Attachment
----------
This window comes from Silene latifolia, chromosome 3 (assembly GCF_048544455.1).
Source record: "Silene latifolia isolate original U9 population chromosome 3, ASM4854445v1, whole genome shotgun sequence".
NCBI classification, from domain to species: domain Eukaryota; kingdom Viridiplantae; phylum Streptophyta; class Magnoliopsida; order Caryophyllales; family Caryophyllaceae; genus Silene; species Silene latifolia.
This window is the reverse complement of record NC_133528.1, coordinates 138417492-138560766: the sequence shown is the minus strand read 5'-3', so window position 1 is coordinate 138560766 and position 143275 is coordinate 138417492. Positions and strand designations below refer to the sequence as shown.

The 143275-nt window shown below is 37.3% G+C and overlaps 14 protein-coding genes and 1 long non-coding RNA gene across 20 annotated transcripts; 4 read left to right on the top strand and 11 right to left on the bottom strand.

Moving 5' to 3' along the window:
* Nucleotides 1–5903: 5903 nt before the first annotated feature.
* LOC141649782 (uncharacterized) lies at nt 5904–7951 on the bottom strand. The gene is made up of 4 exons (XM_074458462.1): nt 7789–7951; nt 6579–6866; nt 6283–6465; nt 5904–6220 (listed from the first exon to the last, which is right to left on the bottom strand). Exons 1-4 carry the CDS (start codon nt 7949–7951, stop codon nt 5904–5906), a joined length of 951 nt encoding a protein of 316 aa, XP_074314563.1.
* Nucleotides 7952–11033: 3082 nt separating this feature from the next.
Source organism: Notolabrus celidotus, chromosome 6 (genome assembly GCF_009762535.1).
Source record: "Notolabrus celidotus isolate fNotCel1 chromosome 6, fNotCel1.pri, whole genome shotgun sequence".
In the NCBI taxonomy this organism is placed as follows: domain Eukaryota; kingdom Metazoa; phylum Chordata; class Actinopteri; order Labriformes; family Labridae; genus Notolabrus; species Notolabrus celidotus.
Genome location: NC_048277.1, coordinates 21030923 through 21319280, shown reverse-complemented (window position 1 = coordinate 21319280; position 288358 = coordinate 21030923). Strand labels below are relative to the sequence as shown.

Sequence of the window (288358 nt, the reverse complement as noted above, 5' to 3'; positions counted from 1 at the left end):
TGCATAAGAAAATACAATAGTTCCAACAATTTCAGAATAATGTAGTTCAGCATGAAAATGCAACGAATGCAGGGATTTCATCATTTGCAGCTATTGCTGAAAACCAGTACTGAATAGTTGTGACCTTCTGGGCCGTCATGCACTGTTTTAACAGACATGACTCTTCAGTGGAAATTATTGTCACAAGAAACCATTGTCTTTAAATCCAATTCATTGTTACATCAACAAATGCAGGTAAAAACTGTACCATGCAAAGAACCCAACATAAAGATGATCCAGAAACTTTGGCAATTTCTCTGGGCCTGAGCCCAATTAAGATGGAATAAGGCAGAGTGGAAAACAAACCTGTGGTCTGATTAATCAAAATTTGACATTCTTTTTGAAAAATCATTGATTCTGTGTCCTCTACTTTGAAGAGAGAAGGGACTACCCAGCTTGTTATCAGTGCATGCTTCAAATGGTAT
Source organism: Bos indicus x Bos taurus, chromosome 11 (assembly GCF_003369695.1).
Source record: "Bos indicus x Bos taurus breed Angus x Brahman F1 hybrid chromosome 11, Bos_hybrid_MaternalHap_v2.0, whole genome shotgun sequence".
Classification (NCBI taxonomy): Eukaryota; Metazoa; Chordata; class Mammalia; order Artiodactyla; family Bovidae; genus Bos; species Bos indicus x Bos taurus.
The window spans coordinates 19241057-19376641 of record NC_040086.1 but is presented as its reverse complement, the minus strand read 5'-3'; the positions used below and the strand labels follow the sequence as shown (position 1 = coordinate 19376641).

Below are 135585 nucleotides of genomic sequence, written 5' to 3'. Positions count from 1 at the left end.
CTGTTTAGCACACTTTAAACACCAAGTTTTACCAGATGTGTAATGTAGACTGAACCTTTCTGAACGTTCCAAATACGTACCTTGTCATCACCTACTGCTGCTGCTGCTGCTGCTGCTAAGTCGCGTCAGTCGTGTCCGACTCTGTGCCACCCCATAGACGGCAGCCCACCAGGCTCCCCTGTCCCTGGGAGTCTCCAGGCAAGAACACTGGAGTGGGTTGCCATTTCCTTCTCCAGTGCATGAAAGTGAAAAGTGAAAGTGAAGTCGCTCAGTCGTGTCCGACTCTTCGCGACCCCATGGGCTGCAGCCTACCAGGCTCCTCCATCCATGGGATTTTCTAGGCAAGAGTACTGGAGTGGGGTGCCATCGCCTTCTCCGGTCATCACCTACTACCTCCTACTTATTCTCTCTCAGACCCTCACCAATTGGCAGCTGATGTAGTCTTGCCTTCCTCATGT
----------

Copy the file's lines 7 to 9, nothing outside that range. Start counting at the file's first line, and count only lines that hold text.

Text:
* Nucleotides 1–5903: 5903 nt before the first annotated feature.
* LOC141649782 (uncharacterized) lies at nt 5904–7951 on the bottom strand. The gene is made up of 4 exons (XM_074458462.1): nt 7789–7951; nt 6579–6866; nt 6283–6465; nt 5904–6220 (listed from the first exon to the last, which is right to left on the bottom strand). Exons 1-4 carry the CDS (start codon nt 7949–7951, stop codon nt 5904–5906), a joined length of 951 nt encoding a protein of 316 aa, XP_074314563.1.
* Nucleotides 7952–11033: 3082 nt separating this feature from the next.